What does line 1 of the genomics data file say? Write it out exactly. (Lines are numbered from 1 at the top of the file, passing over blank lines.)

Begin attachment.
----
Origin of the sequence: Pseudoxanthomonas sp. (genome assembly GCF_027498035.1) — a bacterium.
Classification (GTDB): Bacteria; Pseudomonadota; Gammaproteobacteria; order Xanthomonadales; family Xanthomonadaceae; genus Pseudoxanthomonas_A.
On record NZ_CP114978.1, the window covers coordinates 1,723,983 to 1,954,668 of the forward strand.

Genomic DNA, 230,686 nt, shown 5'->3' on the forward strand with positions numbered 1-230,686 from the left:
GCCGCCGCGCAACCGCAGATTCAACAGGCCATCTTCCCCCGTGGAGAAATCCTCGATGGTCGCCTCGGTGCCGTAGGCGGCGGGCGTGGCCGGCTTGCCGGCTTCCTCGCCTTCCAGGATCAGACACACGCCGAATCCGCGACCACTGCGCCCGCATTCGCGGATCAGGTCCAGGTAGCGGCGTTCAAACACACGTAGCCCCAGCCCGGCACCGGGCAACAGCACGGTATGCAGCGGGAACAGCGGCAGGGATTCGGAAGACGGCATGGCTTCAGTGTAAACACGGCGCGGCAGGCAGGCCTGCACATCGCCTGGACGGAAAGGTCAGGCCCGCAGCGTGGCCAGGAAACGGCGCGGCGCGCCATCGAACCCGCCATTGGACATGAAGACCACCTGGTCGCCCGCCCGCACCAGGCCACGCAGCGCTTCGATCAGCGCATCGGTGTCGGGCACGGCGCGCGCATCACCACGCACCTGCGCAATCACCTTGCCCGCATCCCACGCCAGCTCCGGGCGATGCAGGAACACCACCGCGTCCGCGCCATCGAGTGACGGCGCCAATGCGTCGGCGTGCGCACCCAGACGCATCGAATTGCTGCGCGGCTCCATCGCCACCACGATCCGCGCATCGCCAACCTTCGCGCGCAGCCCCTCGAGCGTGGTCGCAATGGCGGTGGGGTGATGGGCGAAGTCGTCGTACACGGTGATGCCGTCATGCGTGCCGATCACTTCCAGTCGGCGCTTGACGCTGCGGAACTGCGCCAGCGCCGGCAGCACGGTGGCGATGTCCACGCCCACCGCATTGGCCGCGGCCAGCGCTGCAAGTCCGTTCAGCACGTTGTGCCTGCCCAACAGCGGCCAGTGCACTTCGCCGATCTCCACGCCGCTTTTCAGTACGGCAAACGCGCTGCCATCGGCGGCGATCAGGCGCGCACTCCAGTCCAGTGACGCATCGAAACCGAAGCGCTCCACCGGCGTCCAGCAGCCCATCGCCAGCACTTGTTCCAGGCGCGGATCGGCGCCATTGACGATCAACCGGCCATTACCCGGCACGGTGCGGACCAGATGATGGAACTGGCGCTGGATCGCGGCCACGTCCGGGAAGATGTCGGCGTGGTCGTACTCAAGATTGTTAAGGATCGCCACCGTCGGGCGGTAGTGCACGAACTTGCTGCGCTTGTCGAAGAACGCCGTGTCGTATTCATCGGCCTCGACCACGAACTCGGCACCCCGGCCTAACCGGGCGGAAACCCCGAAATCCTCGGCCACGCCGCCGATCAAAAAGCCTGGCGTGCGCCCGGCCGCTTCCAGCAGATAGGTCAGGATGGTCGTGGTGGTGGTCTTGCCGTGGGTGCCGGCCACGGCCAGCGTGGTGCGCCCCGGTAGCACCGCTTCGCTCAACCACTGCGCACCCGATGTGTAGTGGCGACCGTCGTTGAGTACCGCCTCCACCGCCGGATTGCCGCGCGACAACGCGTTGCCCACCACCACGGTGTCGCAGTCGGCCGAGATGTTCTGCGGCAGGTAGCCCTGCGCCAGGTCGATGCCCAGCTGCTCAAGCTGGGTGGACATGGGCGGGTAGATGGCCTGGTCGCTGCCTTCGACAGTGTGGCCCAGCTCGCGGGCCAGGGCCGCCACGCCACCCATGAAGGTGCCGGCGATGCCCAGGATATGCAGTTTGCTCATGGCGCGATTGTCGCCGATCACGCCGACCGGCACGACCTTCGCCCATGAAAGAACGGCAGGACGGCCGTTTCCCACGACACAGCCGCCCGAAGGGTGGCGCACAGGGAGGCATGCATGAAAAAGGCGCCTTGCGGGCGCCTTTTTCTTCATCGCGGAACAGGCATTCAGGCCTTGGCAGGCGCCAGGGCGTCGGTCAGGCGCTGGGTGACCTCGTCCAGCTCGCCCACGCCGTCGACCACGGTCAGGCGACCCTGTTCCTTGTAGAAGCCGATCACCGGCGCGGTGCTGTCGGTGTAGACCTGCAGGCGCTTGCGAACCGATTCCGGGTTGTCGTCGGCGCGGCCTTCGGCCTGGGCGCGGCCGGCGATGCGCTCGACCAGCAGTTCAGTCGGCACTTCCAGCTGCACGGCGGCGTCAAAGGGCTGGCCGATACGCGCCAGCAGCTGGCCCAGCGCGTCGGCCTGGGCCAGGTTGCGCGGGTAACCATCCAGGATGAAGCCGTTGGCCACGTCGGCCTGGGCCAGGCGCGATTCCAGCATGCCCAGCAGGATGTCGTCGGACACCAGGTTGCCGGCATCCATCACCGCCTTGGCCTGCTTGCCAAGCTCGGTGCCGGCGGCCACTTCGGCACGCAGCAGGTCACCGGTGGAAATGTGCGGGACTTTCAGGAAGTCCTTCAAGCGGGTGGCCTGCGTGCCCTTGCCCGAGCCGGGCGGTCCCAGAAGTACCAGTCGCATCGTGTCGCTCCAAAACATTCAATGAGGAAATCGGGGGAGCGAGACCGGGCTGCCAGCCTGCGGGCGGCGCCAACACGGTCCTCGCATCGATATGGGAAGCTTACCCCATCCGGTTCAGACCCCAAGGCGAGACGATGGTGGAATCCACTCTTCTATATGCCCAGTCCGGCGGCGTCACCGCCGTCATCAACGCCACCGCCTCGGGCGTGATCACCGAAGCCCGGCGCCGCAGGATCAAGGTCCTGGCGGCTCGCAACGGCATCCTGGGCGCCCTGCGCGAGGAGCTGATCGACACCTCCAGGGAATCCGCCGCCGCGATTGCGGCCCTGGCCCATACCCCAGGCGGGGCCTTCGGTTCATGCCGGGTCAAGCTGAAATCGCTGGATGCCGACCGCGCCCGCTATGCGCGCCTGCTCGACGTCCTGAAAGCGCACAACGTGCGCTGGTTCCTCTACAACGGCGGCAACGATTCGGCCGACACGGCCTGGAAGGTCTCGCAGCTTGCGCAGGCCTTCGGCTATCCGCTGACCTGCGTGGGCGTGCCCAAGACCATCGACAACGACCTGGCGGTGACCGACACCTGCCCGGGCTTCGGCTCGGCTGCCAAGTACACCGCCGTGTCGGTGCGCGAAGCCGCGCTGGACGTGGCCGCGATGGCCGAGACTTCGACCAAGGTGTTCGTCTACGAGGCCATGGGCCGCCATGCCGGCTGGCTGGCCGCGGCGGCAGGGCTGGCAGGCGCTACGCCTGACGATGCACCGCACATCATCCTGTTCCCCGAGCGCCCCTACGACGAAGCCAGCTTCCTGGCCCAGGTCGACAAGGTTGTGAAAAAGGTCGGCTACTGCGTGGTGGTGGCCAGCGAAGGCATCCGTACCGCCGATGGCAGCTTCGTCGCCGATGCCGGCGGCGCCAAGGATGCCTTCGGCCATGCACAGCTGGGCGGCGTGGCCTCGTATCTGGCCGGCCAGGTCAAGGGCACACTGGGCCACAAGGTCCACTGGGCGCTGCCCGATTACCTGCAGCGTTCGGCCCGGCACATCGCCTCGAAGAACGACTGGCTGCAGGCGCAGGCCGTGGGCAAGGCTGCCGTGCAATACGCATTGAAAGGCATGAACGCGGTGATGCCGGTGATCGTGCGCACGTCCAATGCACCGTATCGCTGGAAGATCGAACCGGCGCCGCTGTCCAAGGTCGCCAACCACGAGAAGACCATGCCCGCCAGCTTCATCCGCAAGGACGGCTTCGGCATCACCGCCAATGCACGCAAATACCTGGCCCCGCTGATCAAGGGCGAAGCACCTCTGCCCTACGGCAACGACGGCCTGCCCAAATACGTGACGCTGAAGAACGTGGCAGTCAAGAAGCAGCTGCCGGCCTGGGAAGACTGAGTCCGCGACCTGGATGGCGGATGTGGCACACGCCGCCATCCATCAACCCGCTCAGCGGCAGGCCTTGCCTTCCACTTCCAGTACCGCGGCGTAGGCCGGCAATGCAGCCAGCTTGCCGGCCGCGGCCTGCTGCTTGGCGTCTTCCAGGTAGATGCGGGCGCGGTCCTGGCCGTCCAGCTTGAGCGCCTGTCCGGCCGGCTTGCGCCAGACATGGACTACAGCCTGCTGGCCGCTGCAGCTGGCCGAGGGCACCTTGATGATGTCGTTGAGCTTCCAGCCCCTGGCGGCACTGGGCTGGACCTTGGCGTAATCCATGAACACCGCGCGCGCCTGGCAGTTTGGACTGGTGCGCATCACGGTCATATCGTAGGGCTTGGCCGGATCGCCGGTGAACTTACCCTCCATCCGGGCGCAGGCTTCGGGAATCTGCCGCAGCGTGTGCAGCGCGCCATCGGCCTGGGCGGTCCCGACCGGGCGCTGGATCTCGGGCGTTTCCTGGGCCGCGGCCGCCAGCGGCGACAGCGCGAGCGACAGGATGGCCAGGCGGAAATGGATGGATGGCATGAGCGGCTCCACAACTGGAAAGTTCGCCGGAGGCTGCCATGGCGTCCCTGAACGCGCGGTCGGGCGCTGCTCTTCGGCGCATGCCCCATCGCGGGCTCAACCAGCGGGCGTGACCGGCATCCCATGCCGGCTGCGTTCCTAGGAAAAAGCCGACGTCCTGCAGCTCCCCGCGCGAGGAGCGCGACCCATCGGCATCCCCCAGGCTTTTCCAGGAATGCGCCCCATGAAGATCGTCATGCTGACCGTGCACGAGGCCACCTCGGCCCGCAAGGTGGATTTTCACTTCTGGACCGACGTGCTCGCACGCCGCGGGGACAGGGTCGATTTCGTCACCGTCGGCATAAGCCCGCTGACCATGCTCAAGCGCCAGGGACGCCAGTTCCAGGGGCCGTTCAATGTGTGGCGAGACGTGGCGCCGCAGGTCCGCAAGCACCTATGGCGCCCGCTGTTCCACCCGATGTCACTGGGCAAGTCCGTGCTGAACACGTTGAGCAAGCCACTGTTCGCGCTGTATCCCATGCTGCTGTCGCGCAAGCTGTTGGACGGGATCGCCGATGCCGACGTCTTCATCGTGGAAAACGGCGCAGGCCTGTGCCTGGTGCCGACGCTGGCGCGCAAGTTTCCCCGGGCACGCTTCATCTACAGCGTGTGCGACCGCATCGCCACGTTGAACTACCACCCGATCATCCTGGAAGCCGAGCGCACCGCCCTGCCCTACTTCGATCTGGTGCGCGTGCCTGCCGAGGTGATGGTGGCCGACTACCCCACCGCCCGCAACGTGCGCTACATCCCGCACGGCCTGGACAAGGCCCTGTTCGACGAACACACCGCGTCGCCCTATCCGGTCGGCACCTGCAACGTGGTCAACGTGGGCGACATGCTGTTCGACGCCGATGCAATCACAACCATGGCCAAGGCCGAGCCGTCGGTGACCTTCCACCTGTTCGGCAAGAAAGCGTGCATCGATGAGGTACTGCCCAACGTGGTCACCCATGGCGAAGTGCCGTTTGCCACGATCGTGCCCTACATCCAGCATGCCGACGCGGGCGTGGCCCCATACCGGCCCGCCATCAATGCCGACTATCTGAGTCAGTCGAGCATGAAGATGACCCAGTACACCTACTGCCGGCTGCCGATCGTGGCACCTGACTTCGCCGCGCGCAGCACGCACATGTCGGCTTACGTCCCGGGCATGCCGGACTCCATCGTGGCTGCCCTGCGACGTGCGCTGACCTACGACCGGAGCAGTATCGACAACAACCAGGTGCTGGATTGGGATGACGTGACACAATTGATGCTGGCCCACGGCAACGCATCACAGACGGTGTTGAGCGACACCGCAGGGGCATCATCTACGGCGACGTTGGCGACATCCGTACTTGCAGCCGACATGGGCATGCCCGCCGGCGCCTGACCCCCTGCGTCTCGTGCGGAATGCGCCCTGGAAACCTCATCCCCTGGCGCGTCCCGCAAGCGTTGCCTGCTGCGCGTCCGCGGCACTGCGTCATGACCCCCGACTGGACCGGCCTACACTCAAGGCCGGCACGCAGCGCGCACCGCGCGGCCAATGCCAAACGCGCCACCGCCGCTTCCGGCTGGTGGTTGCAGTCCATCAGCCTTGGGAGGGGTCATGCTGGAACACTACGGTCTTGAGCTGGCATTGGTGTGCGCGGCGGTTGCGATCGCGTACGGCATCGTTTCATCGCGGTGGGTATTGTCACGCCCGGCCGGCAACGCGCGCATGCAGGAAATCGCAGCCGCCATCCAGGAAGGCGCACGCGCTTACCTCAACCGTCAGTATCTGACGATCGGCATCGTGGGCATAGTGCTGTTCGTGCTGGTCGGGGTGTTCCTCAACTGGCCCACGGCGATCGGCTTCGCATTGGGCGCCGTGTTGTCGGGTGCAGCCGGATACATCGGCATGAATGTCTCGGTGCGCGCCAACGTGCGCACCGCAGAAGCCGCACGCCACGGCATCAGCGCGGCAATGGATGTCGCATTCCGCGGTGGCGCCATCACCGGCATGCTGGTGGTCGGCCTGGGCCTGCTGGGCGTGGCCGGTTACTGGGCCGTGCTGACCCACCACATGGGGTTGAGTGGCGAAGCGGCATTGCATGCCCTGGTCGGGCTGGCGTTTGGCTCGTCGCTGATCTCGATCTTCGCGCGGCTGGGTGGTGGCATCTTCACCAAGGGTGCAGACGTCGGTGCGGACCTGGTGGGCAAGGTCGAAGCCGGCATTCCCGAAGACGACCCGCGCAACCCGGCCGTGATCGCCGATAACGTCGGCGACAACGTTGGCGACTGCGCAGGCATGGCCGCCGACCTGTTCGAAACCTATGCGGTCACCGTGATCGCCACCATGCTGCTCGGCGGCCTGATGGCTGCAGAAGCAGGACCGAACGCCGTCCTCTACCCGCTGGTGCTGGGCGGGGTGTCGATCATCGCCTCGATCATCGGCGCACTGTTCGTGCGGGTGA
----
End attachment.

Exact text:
Origin of the sequence: Pseudoxanthomonas sp. (genome assembly GCF_027498035.1) — a bacterium.